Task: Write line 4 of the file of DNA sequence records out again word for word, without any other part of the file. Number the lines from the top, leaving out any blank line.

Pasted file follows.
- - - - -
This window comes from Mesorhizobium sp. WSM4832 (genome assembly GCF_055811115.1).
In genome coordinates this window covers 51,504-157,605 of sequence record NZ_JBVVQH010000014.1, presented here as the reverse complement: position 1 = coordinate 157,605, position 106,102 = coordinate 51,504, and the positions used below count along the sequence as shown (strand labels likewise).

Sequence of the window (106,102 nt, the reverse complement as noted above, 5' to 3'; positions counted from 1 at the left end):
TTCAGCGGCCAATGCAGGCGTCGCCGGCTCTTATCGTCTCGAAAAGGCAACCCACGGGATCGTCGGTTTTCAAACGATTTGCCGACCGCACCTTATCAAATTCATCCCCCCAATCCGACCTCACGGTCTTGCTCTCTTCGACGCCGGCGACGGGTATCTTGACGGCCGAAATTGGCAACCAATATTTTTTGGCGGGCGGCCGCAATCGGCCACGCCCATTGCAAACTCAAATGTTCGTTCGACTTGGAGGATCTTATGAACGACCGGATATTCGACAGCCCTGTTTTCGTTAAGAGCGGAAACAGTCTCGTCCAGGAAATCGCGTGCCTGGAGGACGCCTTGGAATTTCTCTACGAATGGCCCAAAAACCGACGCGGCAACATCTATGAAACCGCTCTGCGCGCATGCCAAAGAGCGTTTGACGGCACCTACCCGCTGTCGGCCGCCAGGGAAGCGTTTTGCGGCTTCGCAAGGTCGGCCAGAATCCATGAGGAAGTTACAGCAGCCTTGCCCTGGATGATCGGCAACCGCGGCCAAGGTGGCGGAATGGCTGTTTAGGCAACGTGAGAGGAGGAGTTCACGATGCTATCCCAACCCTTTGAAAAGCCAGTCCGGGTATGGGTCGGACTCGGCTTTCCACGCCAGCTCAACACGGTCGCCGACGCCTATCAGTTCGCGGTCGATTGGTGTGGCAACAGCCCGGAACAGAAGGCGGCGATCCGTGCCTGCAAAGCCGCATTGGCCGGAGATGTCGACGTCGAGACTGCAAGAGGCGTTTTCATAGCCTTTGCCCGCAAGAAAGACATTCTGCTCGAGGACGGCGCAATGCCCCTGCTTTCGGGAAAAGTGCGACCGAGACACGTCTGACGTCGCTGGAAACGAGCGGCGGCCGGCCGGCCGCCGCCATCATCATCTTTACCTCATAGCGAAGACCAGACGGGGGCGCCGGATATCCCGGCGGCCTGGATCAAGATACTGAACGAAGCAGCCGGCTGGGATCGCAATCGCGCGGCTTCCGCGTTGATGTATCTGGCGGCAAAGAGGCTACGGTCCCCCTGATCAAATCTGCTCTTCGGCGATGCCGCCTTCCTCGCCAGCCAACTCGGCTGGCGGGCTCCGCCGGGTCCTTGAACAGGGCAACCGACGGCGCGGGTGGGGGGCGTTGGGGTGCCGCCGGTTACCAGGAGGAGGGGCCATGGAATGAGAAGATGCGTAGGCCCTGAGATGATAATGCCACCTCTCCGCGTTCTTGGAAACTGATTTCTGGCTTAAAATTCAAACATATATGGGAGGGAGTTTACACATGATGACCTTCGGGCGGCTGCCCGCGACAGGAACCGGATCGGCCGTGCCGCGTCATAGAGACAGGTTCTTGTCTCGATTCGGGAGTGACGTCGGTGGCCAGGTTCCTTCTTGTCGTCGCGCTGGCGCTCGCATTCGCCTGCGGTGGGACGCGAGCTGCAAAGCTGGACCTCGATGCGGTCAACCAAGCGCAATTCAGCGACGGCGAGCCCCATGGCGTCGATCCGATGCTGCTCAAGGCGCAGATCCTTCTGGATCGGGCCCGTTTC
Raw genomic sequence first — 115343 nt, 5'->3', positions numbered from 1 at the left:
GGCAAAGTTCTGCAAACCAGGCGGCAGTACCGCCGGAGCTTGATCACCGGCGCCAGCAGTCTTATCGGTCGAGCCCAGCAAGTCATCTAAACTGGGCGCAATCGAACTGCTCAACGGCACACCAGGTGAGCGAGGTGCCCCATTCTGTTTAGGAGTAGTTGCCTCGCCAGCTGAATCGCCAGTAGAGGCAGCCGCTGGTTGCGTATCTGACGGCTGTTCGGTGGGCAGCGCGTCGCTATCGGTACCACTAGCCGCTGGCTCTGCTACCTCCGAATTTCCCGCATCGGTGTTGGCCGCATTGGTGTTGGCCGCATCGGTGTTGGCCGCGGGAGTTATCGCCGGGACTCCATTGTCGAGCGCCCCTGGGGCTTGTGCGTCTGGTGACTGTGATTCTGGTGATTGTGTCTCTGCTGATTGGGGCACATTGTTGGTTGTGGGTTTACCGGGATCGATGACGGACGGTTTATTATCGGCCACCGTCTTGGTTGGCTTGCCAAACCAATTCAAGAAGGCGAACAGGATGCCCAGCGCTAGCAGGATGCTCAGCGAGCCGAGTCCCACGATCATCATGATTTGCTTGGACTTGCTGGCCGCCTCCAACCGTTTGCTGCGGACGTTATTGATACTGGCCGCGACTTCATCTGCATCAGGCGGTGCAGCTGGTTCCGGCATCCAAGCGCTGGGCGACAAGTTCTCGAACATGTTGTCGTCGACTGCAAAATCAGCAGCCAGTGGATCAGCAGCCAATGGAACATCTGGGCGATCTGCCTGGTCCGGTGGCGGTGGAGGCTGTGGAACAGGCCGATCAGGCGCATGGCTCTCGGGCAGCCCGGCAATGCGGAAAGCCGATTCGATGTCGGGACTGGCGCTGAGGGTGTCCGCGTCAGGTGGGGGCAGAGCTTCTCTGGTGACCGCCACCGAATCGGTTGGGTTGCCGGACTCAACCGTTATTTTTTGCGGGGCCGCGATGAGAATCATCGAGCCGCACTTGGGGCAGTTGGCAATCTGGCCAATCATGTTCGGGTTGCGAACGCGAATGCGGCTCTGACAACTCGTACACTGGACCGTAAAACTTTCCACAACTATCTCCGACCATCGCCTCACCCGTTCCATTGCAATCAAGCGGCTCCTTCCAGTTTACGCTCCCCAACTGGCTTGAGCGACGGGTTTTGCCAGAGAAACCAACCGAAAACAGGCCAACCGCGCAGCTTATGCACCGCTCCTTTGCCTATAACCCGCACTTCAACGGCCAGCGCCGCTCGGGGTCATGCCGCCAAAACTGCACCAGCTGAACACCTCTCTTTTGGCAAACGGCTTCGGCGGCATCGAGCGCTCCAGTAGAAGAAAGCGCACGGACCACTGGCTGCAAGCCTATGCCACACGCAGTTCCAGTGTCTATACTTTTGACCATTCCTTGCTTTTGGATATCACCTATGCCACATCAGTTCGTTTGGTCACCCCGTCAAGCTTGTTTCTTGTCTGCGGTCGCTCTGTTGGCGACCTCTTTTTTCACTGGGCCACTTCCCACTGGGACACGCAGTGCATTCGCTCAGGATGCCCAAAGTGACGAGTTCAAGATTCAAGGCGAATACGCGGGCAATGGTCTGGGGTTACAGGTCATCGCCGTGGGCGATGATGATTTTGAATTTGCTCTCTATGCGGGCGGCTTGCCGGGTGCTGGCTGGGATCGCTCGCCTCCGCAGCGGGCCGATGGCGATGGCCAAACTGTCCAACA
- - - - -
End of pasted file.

TTCAGCGGCCAATGCAGGCGTCGCCGGCTCTTATCGTCTCGAAAAGGCAACCCACGGGATCGTCGGTTTTCAAACGATTTGCCGACCGCACCTTATCAAATTCATCCCCCCAATCCGACCTCACGGTCTTGCTCTCTTCGACGCCGGCGACGGGTATCTTGACGGCCGAAATTGGCAACCAATATTTTTTGGCGGGCGGCCGCAATCGGCCACGCCCATTGCAAACTCAAATGTTCGTTCGACTTGGAGGATCTTATGAACGACCGGATATTCGACAGCCCTGTTTTCGTTAAGAGCGGAAACAGTCTCGTCCAGGAAATCGCGTGCCTGGAGGACGCCTTGGAATTTCTCTACGAATGGCCCAAAAACCGACGCGGCAACATCTATGAAACCGCTCTGCGCGCATGCCAAAGAGCGTTTGACGGCACCTACCCGCTGTCGGCCGCCAGGGAAGCGTTTTGCGGCTTCGCAAGGTCGGCCAGAATCCATGAGGAAGTTACAGCAGCCTTGCCCTGGATGATCGGCAACCGCGGCCAAGGTGGCGGAATGGCTGTTTAGGCAACGTGAGAGGAGGAGTTCACGATGCTATCCCAACCCTTTGAAAAGCCAGTCCGGGTATGGGTCGGACTCGGCTTTCCACGCCAGCTCAACACGGTCGCCGACGCCTATCAGTTCGCGGTCGATTGGTGTGGCAACAGCCCGGAACAGAAGGCGGCGATCCGTGCCTGCAAAGCCGCATTGGCCGGAGATGTCGACGTCGAGACTGCAAGAGGCGTTTTCATAGCCTTTGCCCGCAAGAAAGACATTCTGCTCGAGGACGGCGCAATGCCCCTGCTTTCGGGAAAAGTGCGACCGAGACACGTCTGACGTCGCTGGAAACGAGCGGCGGCCGGCCGGCCGCCGCCATCATCATCTTTACCTCATAGCGAAGACCAGACGGGGGCGCCGGATATCCCGGCGGCCTGGATCAAGATACTGAACGAAGCAGCCGGCTGGGATCGCAATCGCGCGGCTTCCGCGTTGATGTATCTGGCGGCAAAGAGGCTACGGTCCCCCTGATCAAATCTGCTCTTCGGCGATGCCGCCTTCCTCGCCAGCCAACTCGGCTGGCGGGCTCCGCCGGGTCCTTGAACAGGGCAACCGACGGCGCGGGTGGGGGGCGTTGGGGTGCCGCCGGTTACCAGGAGGAGGGGCCATGGAATGAGAAGATGCGTAGGCCCTGAGATGATAATGCCACCTCTCCGCGTTCTTGGAAACTGATTTCTGGCTTAAAATTCAAACATATATGGGAGGGAGTTTACACATGATGACCTTCGGGCGGCTGCCCGCGACAGGAACCGGATCGGCCGTGCCGCGTCATAGAGACAGGTTCTTGTCTCGATTCGGGAGTGACGTCGGTGGCCAGGTTCCTTCTTGTCGTCGCGCTGGCGCTCGCATTCGCCTGCGGTGGGACGCGAGCTGCAAAGCTGGACCTCGATGCGGTCAACCAAGCGCAATTCAGCGACGGCGAGCCCCATGGCGTCGATCCGATGCTGCTCAAGGCGCAGATCCTTCTGGATCGGGCCCGTTTC